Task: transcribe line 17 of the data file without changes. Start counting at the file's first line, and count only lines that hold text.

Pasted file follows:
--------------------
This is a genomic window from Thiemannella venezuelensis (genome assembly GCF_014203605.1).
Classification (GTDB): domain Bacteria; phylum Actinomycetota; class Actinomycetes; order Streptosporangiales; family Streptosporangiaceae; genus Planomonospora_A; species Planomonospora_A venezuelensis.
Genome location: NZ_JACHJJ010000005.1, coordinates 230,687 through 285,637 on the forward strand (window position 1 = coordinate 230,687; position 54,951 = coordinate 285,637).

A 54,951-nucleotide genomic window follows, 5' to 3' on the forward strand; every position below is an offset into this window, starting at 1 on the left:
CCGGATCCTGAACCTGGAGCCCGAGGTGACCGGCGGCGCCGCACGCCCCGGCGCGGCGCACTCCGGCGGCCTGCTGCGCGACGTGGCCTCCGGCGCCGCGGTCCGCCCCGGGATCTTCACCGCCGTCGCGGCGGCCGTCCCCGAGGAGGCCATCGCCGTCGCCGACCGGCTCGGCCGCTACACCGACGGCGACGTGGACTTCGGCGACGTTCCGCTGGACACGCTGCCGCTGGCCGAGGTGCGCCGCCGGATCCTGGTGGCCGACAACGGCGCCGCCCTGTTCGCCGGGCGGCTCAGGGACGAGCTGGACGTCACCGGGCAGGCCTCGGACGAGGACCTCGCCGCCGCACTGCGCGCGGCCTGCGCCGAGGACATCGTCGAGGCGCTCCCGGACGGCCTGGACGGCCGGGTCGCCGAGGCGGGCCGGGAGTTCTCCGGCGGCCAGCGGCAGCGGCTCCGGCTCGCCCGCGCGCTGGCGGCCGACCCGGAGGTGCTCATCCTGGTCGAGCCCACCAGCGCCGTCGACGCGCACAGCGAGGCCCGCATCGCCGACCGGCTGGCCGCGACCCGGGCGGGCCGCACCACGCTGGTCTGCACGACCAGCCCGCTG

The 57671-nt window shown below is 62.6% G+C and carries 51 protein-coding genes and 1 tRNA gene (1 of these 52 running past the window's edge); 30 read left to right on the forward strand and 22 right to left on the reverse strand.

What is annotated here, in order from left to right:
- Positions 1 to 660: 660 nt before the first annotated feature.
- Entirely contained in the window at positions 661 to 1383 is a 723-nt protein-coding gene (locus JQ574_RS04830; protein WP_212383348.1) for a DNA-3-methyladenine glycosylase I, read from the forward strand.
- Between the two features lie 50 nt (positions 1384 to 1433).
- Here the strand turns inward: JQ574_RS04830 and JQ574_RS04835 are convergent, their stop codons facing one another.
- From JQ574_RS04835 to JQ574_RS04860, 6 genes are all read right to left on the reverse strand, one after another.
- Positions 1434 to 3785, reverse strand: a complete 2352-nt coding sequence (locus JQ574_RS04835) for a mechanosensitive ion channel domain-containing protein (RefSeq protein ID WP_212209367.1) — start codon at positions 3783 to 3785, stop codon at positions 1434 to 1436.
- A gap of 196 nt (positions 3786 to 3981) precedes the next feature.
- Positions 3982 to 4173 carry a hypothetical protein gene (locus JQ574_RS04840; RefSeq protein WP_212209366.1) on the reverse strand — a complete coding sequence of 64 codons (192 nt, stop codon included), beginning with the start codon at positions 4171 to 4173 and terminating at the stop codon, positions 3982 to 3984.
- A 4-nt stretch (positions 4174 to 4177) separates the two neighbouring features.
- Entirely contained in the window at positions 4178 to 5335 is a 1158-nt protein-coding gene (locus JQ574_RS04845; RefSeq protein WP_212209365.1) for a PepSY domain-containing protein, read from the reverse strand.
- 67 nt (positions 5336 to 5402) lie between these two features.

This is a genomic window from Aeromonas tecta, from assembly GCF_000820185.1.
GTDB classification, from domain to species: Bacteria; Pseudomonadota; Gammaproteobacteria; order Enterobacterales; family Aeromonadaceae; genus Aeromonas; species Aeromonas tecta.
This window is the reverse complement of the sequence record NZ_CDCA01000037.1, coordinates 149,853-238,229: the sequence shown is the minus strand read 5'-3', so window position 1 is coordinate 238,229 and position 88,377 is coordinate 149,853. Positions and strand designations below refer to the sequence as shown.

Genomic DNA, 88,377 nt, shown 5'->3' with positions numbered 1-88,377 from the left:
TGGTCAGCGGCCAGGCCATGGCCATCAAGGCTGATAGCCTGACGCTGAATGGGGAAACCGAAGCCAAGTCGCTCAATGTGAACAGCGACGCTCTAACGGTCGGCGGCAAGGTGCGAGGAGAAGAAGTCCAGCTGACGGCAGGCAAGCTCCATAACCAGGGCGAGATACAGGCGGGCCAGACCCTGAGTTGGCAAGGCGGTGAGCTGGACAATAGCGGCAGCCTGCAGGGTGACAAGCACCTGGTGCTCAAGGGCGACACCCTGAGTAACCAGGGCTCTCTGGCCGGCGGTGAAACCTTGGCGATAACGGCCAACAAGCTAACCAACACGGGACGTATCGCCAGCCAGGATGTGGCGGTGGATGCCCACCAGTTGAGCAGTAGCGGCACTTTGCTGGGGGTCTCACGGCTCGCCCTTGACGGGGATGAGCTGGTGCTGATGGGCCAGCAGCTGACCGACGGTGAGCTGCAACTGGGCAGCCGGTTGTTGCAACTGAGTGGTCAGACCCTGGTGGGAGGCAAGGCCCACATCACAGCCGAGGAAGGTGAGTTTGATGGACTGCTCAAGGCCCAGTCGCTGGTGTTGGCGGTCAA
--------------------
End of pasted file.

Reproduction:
- Entirely contained in the window at positions 4178 to 5335 is a 1158-nt protein-coding gene (locus JQ574_RS04845; RefSeq protein WP_212209365.1) for a PepSY domain-containing protein, read from the reverse strand.